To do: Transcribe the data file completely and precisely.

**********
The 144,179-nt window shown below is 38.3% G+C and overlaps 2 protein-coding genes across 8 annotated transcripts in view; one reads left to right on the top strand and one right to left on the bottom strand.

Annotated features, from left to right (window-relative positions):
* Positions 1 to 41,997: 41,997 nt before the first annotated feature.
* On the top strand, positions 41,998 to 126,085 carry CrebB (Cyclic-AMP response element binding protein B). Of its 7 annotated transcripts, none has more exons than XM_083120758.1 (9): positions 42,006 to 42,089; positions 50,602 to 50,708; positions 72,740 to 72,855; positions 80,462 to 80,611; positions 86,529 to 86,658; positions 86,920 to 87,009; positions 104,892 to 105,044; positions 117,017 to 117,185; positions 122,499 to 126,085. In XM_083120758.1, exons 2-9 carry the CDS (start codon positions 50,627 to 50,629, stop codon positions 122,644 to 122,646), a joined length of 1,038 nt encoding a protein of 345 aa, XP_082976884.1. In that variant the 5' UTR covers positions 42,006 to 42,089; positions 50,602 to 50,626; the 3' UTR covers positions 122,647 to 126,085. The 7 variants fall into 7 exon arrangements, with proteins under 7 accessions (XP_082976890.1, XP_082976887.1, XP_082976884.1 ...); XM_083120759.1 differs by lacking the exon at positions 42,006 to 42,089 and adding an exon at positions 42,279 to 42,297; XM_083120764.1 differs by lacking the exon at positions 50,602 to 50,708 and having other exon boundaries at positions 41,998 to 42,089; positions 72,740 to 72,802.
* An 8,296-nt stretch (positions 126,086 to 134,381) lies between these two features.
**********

The 144,179-nt window shown below is 38.3% G+C and overlaps 2 protein-coding genes across 8 annotated transcripts in view; one reads left to right on the top strand and one right to left on the bottom strand.

Annotated features, from left to right (window-relative positions):
* Positions 1 to 41,997: 41,997 nt before the first annotated feature.
* On the top strand, positions 41,998 to 126,085 carry CrebB (Cyclic-AMP response element binding protein B). Of its 7 annotated transcripts, none has more exons than XM_083120758.1 (9): positions 42,006 to 42,089; positions 50,602 to 50,708; positions 72,740 to 72,855; positions 80,462 to 80,611; positions 86,529 to 86,658; positions 86,920 to 87,009; positions 104,892 to 105,044; positions 117,017 to 117,185; positions 122,499 to 126,085. In XM_083120758.1, exons 2-9 carry the CDS (start codon positions 50,627 to 50,629, stop codon positions 122,644 to 122,646), a joined length of 1,038 nt encoding a protein of 345 aa, XP_082976884.1. In that variant the 5' UTR covers positions 42,006 to 42,089; positions 50,602 to 50,626; the 3' UTR covers positions 122,647 to 126,085. The 7 variants fall into 7 exon arrangements, with proteins under 7 accessions (XP_082976890.1, XP_082976887.1, XP_082976884.1 ...); XM_083120759.1 differs by lacking the exon at positions 42,006 to 42,089 and adding an exon at positions 42,279 to 42,297; XM_083120764.1 differs by lacking the exon at positions 50,602 to 50,708 and having other exon boundaries at positions 41,998 to 42,089; positions 72,740 to 72,802.
* An 8,296-nt stretch (positions 126,086 to 134,381) lies between these two features.